It’s also incredibly helpful if you can share the analytics for each blog post and social media share after 30 days so the brand can track its return on investment (ROI). For example, a brand can’t usually see how many people view your Instagram or Facebook story, so sharing the results is super helpful to the brand.
If you’re working with an influencer network, there is usually a platform to upload your links to. Smaller networks won’t usually have this, and instead, ask you to submit your proof via a survey form or spreadsheet.
How to Handle Receiving Pitches From Brands
There are a lot of brands that take advantage of new bloggers and simply ask the blogger to link to them. Or, a brand will ask for the moon and stars, and new bloggers might not know that the brand is being unreasonable. However, there are times when it makes sense to work with a brand for free, or in exchange for product only.
In the case of charities, I will often promote its cause without expectation of payment. Another example of a time I’ll consider working without monetary compensation is when a brand is offering a product that will usually cost a lot of money like a trip, a new bed, or an appliance. In fact, every single collaboration I’ve done with Best Buy is in exchange for product only.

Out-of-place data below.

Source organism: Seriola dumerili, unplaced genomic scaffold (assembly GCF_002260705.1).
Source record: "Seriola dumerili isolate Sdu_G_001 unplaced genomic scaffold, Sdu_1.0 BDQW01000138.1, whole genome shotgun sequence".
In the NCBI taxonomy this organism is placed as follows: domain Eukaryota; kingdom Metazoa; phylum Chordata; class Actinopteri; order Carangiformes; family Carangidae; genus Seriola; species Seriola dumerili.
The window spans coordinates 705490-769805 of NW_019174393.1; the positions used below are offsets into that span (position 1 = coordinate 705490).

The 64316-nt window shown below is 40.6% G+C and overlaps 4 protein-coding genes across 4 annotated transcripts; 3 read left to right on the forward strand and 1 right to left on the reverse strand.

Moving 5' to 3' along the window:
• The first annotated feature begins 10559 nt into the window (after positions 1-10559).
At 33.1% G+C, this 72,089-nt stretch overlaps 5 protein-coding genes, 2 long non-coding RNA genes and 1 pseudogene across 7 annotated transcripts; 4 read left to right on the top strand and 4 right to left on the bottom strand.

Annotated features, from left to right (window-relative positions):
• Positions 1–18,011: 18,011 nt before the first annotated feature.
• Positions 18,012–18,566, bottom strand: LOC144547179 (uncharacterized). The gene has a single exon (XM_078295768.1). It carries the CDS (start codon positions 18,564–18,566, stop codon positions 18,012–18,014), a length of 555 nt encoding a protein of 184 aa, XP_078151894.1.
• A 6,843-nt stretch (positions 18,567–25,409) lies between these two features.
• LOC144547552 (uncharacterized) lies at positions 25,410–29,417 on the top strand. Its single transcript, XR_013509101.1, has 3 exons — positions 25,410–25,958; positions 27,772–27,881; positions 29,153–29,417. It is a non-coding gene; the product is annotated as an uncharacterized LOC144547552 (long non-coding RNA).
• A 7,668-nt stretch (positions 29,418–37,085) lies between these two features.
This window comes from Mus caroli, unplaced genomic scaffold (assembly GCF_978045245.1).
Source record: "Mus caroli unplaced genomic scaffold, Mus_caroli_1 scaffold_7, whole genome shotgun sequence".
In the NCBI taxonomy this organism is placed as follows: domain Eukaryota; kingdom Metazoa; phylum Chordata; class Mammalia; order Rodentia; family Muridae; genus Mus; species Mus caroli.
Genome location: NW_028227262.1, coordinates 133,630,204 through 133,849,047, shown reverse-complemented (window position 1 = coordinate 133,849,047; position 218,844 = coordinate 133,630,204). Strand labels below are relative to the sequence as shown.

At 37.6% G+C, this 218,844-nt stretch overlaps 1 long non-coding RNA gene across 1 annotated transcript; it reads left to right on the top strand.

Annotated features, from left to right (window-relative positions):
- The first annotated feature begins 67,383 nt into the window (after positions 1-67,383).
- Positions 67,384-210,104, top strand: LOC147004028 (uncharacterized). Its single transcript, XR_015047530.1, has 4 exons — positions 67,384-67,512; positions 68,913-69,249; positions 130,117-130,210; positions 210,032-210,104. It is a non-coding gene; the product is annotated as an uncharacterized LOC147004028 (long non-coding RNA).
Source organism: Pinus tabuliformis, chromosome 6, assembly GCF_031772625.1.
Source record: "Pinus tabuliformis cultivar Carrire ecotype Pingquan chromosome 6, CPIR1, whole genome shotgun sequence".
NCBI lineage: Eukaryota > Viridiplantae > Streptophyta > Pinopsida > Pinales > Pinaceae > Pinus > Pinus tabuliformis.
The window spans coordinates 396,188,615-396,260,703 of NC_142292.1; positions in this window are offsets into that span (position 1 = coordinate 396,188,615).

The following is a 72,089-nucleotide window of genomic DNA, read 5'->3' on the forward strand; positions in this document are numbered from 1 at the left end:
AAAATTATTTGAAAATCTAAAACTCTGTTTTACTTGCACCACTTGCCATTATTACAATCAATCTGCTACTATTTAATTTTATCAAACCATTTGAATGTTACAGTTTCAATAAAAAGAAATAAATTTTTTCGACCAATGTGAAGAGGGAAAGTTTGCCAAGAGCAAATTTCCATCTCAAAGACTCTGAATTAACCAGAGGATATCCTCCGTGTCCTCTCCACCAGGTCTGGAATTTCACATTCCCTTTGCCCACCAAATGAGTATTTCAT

How should you respond, though, when you receive a pitch from a brand and they want to pay you in product only and you’re not interested in just product? You absolutely want to respond with respect and confidence (brands talk, and you don’t want to get blacklisted). Explain to them in a professional way how you work. Sometimes brands just don’t know any better, particularly if it’s a newer company.
Use the following email to respond to brands in a way that helps build bridges rather than burn them:
No matter how you choose to work with a brand, you can get started as soon as you have a service or skill to provide a brand. For example, if you don’t have a lot of pageviews, focus on how much a brand can benefit from your photography or videography skills through a sponsored post.
To make money through sponsored posting, you must have a reliable web host. We love Bluehost because you get a free domain name, SSL certificate, and free business email. You can get started for as little as $2.95 per month.